10. Brendan, I am not sure what you meant by “you are not the buyer paying for phones with slow CPUs, tiny caches, and not enough RAM.” My interpretation is that ES4 aims to better support these, and your comment suggests you think that the features I just described would negatively impact such an goal. However, doing computation in parallel lowers power consumption (can use cheaper chips and can tweak them for power, not speed). IRs are a convenience to eliminating even more client computation. The assumptions about the intended family of VMs seem somewhat odd for a future-looking language. Asynchrony (whether it is officially in the language semantics or not) is an essential feature of the two most common flavors of ES4, and that just screams compiler driven and VM level optimizations.

    Source parsing complexity is important, but seems counterproductive at the standards level for ES4. My recent readings on the difficulties of optimizing Python (particularly the inferring atom types paper) have shocked me in how debilitating dynamic loading of scripts in an expressive language can be, and my concerns for source files would be in terms of usability (already addressed), backwards compatibility (already addressed), and modularity concerns (to prevent the Python problem). However, this is biased as I view JS/ES4 as likely bytecode for popular declarative systems, and the web’s likely only realistic version of the CLR for the time being.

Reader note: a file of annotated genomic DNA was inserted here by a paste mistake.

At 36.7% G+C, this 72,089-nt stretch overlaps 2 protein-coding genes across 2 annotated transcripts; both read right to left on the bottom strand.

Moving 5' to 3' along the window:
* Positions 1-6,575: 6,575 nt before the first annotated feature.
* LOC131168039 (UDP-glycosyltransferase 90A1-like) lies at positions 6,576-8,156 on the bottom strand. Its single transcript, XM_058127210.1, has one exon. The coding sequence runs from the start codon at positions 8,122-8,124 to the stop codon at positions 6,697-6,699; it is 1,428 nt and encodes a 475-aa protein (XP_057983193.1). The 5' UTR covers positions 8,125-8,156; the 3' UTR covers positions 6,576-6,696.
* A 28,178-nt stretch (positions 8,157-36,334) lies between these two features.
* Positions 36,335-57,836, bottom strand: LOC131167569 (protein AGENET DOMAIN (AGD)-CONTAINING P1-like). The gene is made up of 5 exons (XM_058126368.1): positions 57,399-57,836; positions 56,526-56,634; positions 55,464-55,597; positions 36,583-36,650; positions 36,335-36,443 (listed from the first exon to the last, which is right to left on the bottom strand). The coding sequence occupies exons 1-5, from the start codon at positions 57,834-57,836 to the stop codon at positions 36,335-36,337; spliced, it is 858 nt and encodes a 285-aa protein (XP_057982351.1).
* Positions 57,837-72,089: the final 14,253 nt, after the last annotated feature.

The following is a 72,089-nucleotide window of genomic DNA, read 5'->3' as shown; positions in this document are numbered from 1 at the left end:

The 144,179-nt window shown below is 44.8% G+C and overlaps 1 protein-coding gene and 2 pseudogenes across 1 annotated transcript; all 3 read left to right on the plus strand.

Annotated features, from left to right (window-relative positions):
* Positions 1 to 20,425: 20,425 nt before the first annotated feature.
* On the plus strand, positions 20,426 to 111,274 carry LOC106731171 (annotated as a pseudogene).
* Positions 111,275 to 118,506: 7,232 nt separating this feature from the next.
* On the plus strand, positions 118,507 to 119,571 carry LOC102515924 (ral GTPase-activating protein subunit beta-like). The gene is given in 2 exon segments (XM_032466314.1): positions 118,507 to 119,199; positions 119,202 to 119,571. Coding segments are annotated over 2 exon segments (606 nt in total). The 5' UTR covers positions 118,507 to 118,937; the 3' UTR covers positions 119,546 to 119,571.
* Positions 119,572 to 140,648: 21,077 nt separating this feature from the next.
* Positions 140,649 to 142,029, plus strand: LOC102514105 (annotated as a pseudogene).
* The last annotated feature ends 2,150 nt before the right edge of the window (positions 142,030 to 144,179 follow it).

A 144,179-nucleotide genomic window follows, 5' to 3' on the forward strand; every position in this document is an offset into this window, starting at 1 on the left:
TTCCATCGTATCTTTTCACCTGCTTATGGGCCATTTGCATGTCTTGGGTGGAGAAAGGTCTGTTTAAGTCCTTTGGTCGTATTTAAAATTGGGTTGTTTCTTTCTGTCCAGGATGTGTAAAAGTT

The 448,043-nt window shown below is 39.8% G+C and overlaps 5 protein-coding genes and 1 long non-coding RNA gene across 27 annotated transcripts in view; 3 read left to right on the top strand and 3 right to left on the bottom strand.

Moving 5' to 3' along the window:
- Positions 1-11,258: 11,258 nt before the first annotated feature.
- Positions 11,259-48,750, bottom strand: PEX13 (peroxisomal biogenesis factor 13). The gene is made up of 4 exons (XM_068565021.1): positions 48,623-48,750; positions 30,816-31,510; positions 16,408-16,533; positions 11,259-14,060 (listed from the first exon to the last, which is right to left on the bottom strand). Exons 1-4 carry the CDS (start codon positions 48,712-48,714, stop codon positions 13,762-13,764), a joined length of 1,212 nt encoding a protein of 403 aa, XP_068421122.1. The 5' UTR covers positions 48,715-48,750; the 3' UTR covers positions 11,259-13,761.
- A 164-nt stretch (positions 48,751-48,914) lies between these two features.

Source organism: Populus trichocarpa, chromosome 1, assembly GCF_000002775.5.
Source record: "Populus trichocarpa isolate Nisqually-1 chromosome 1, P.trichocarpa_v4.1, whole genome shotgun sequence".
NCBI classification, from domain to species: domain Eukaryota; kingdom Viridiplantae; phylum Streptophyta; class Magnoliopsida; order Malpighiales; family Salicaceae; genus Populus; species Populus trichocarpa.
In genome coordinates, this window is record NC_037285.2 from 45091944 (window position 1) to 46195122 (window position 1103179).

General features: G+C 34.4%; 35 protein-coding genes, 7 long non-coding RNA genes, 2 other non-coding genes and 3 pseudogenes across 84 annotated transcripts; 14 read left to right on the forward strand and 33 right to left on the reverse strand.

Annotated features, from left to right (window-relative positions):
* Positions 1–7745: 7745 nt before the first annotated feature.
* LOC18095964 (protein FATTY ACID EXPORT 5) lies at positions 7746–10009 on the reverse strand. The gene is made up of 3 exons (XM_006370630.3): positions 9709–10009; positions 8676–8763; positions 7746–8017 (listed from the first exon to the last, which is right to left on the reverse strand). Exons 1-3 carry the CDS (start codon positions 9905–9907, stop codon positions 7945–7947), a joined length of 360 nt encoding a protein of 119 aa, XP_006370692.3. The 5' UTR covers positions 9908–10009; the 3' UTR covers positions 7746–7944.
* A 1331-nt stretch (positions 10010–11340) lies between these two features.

I had enough hands-on involvement with the migration into AS3 and am treating this as more of a learning opportunity :) Thanks for the details .

  11. Hi Leo, I hope I am reading your comment @1:50 am correctly. The four paragraphs there consist of these six points from what I can tell (my interpretations and responses in parens, please correct me if I’m misreading you):